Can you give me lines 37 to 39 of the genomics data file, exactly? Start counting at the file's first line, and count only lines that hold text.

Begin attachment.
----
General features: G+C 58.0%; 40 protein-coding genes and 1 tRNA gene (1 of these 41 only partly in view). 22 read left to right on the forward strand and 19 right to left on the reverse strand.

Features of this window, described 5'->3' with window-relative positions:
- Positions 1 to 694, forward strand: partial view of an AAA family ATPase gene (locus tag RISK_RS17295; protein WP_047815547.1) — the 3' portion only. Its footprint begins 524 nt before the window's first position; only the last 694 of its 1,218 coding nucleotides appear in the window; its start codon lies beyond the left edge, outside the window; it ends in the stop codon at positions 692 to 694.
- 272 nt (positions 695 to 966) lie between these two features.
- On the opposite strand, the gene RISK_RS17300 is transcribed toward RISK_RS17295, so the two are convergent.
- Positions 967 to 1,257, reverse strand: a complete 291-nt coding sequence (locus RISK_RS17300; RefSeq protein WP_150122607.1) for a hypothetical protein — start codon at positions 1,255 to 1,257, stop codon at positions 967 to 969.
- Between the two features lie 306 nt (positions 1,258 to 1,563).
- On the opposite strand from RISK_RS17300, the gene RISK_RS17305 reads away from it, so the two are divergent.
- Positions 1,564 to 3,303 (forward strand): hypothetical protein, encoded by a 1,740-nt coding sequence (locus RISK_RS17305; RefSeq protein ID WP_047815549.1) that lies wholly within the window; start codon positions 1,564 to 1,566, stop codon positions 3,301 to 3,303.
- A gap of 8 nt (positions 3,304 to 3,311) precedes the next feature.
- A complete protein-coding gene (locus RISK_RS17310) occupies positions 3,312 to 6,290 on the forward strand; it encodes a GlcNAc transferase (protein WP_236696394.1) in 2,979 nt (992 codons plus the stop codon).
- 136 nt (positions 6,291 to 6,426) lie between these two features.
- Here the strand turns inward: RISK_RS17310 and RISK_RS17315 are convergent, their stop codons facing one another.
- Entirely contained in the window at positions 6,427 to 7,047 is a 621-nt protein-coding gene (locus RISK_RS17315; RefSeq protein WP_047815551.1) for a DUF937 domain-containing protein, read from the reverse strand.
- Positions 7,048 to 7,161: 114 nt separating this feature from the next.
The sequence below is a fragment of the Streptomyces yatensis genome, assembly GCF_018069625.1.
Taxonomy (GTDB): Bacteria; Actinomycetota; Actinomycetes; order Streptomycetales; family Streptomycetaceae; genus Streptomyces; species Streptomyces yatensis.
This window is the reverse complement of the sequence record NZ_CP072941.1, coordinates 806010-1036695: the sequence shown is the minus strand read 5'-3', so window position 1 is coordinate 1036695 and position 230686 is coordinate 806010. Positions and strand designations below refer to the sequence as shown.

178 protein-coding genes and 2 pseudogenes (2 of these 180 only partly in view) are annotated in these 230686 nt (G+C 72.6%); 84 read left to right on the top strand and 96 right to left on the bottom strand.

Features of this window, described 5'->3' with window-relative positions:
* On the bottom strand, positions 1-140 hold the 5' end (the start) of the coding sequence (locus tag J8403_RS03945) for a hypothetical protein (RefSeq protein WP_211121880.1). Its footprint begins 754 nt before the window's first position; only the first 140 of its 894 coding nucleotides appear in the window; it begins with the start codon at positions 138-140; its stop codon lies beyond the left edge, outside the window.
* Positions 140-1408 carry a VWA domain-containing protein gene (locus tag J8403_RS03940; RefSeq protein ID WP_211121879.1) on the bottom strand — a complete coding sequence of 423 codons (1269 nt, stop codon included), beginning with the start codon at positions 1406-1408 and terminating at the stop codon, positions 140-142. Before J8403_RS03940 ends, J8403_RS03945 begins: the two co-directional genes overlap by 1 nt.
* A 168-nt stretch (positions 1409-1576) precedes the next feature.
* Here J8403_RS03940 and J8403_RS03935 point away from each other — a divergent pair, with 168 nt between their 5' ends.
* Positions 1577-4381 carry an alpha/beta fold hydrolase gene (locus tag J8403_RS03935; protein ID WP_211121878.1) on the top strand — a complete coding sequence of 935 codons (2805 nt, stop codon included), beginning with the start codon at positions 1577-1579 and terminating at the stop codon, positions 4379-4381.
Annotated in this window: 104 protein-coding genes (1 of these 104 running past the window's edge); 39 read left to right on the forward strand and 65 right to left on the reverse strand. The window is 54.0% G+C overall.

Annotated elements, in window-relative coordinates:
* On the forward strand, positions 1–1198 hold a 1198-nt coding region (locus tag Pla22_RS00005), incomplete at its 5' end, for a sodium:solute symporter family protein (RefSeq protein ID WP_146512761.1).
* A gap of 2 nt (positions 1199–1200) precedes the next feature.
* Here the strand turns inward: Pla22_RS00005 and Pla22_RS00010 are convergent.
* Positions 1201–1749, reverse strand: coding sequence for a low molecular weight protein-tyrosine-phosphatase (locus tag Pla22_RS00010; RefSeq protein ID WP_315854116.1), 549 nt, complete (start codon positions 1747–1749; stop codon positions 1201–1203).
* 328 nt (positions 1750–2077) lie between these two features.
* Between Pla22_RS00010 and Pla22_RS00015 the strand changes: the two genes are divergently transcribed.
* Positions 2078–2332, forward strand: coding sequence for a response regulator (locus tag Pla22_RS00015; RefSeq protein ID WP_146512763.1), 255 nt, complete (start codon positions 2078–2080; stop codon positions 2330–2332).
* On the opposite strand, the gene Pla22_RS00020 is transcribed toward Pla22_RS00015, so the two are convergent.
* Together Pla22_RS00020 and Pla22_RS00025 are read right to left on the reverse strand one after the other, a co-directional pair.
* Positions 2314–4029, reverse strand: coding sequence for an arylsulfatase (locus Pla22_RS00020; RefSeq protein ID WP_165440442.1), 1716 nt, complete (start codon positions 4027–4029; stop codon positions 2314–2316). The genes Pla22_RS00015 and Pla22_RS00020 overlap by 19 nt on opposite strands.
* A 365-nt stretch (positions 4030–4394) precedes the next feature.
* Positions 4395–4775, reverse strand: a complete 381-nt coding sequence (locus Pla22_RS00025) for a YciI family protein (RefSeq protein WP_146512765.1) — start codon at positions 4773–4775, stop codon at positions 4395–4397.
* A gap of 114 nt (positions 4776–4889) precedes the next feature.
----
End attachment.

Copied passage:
* Positions 2314–4029, reverse strand: coding sequence for an arylsulfatase (locus Pla22_RS00020; RefSeq protein ID WP_165440442.1), 1716 nt, complete (start codon positions 4027–4029; stop codon positions 2314–2316). The genes Pla22_RS00015 and Pla22_RS00020 overlap by 19 nt on opposite strands.
* A 365-nt stretch (positions 4030–4394) precedes the next feature.
* Positions 4395–4775, reverse strand: a complete 381-nt coding sequence (locus Pla22_RS00025) for a YciI family protein (RefSeq protein WP_146512765.1) — start codon at positions 4773–4775, stop codon at positions 4395–4397.